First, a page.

Surreal Las Vegas Motels. My 1988 Music Video

I shot this video late one night with my friend Jerry Stefani in 1988.  We drove down the Las Vegas Strip and Fremont Street to capture the amazing neon-lit motels  that once were ubiquitous  but now have mostly vanished.  The video was shot while playing a cassette of Chris Isaak’s “Blue Hotel” on my car stereo and edited in-camera to the music.

I’ve been fascinated by America’s mom and pop motels since I was a kid, associating them with family vacations and adventure.  I especially like themed motels, and Las Vegas was full of them.  Not surprisingly, many were gambling or desert themed.  In the last few years, Jerry Stefani has researched the histories of the Vegas motels featured in our video as well as dozens of others on Las Vegas Boulevard and Fremont Street.  He created a terrific website with Then & Now photos that documents his discoveries.

I hope you enjoy our 3-minute music video from the days before Steve Wynn destroyed everything we loved.

About Peter Moruzzi

Author and historian Peter Moruzzi is passionate about the middle decades of the 20th century: its nightlife, classic dining, and architecture. Born in Concord, Massachusetts and raised in Hawaii, Moruzzi graduated from the University of California at Berkeley and later attended the American Film Institute in Los Angeles. In 1999, he founded the Palm Springs Modern Committee (PS ModCom) an architectural preservation group. He is the author of "Havana Before Castro: When Cuba Was a Tropical Playground," "Palm Springs Holiday: A Vintage Tour From Palm Springs to the Salton Sea," "Classic Dining:Discovering America's Finest Mid-Century Restaurants," "Palm Springs Paradise: Vintage Photographs from America's Desert Playground," and "Greetings from Los Angeles." His latest pictorial history, "Greetings from Las Vegas" will be available in September, 2019.
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7 Responses to Surreal Las Vegas Motels. My 1988 Music Video

  1. The Chris Issack tune (Blue Hotel) was a great accompany to the video…..when we first came to Vegas in the mid 70’s we first stayed at a cheap motel right next to the old (Whimpy’s) on LVBLV….then we stayed on Boulder Hwy at two motels, the (Gateway) and the one next to it…..then we moved on down to Fremont Street, and stayed at the (Ferguson Motel) and I was just 15 years old, and when not watching old movies in the air-condition cheap rooms, I would hang out by the pools of these motels….and met some interesting characters, sat and drank beer with them and learned of their stories too…….and as a Air Force Brat kid, we in the past moved every 3 or 4 years, and while on the road, stayed in many of Blue Hotels…….take care, loved the video…….Ron Hunter.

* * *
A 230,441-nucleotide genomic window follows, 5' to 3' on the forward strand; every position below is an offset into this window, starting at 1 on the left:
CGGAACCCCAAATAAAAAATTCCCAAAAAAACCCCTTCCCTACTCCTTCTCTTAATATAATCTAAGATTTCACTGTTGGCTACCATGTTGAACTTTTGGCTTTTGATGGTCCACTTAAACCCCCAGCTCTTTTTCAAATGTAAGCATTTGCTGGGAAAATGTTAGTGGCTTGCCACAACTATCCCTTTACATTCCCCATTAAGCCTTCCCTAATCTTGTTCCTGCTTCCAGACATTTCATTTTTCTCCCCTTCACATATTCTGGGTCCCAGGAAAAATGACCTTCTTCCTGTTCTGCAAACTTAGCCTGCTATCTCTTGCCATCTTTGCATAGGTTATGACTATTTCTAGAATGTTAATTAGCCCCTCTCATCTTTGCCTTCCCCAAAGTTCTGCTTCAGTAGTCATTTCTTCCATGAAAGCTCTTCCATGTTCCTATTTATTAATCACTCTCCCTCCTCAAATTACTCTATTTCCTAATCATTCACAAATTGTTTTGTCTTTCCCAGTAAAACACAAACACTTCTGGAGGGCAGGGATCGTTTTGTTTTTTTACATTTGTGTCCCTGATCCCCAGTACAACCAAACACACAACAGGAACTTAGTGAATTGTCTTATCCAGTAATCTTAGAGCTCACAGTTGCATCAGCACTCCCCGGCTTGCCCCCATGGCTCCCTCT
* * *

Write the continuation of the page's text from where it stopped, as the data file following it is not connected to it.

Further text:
2. Tom Phelan says:

    I spent a couple of my honeymoon nights back in 1981 at the Fez…..just curious what ever happend to it thanks


  3. DeSoto says:

    Alas, I did not see the Fez Motel, or the Glass Pool Motel, or La Concha. Or the Tam O’Shanter…if I’m remembering these names correctly.

    Neon is incomparably wonderful stuff. But as those of us who are old enough will remember – and as this video shows – neon was/is delicate and temperamental. Consisting of thin glass tubing, it could be broken easily. More frequently, its electrical connections gradually wore out, causing tubing to flicker, darken, or die completely. Devices that controlled blinking ceased functioning. Every city and town had sign companies that not only fabricated new neon signs, but constantly worked to keep old ones running. Most of these companies are gone now, as are most of the signs themselves. And we are poorer for this lack.


    • I don’t remember why we didn’t include the Glass Pool Inn, which would have been terrific if the pool was lit, but the La Concha and Tam O’Shanter were a bit too big, well kept, and showy for the mood we were trying to create with the video. I’ve loved neon signs since I was a kid and have photographed them while on family trips to the mainland since the 1970s. I’ve also been collecting motel postcards since 1981 (and have amassed a collection of over 2000). The death of the American mom-and-pop motel has caused me great grief over the years; I still search for their remnants when traveling through small towns.


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